Prednisone (and similar corticosteroids) can be a life saving drug. It saved my sanity when I developed sudden hearing loss in one ear. That was a really scary experience for someone who depends on hearing to be able to do live radio.

The ear, nose and throat specialist diagnosed my deafness as “idiopathic sudden sensorineural hearing loss.” In other words, he didn’t have a clue what caused it. He did prescribe high doses of prednisone and within a few days my hearing returned.

Similar corticosteroids like Prednisone include

  • Cortisone
  • Dexamethasone
  • Hydrocortisone
  • Methylprednisolone
  • Prednisolone

There are many conditions for which such drugs can be extremely valuable, even life saving. Here are just a few:

When Prednisone is Helpful

  • Very serious allergic reactions (bad poison ivy for example)
  • Anaphylactic shock (life-threatening allergic reaction)
  • Brain tumors
  • Inflammatory bowel disease (Crohn’s disease)
  • Severe asthma (usually to help control acute flare-ups)
  • Severe nausea of chemotherapy
  • High altitude sickness (when there is brain swelling)
  • Traumatic brain injury
  • Addison’s disease
  • Rheumatoid arthritis, lupus and polymyalgia rheumatica (PMR)
  • Multiple sclerosis (MS)
  • Giant cell arteritis

As useful as corticosteroids can be for a wide range of conditions, the drugs can also cause an extraordinary number of serious side effects. Some people have likened this to a deal with the devil. Even short-term use can cause problems.

My personal experience with Prednisone

The week or two that I took prednisone for my hearing loss I couldn’t sleep, became incredibly irritable and hard to live with, and felt as if I had turned into someone I didn’t know or like. A study in the American Journal of Psychiatry analyzed data from hundreds of thousands of European patients over an 18 year period.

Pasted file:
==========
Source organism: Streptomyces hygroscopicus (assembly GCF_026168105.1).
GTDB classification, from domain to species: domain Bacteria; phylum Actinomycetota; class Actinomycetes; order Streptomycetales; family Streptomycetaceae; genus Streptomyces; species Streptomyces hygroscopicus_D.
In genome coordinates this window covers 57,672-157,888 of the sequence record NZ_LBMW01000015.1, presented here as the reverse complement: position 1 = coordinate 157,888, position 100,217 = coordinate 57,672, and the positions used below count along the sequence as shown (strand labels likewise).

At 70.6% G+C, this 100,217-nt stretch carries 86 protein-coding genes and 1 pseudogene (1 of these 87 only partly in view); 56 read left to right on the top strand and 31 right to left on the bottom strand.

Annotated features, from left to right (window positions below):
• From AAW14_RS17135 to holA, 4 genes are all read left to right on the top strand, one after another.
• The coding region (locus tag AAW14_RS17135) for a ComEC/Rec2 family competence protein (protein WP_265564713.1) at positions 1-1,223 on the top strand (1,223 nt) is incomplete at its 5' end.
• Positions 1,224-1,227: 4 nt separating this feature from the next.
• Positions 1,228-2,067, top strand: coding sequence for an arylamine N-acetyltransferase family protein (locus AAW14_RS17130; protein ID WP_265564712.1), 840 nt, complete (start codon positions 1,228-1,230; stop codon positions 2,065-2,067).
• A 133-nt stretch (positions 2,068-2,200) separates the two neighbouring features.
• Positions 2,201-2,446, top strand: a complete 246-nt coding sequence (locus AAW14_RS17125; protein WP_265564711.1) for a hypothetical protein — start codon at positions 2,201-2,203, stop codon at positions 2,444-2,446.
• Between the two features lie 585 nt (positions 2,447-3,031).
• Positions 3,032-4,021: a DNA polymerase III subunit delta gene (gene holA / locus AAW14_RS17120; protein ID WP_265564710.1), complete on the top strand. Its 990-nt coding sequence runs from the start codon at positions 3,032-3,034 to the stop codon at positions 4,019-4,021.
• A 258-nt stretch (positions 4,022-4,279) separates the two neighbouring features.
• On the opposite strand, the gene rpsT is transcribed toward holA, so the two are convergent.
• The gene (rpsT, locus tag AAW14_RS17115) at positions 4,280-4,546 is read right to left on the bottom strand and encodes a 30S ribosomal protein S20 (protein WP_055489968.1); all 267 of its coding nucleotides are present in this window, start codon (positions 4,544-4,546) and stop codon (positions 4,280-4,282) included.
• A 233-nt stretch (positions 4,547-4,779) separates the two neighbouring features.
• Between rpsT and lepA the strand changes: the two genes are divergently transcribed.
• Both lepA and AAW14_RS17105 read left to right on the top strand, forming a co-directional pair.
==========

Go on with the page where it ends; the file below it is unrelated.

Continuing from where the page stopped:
They discovered that people taking corticosteroids were more likely to experience neuropsychiatric symptoms including depression, suicidal thoughts (and actions), delirium, disorientation, confusion, panic and manic episodes.

The authors conclude that: “Glucocorticoids [another term for corticosteroids] increase the risk of suicidal behavior and neuropsychiatric disorders. Educating patients and their families about these adverse events and increasing primary care physicians’ awareness about their occurrence should facilitate early monitoring.”

I can relate. I certainly felt disoriented and out of control on the relatively high dose I was taking. The trouble is that patients and their families are not always warned about such side effects.

Scary Prednisone side effects that have been reported to us

“Years ago I was given prednisone in the emergency room for a severe anaphylactic reaction that affected my ability to breathe and caused massive hives. Although the treatment may have been necessary, I too had a severe psychotic reaction and when I finally went to my own doctor and had blood tests, my blood chemistry was all over the map. I had to continue the tapered dose till I was done but I wish someone had warned me of possible side effects so at least I wouldn’t think I was totally crazy.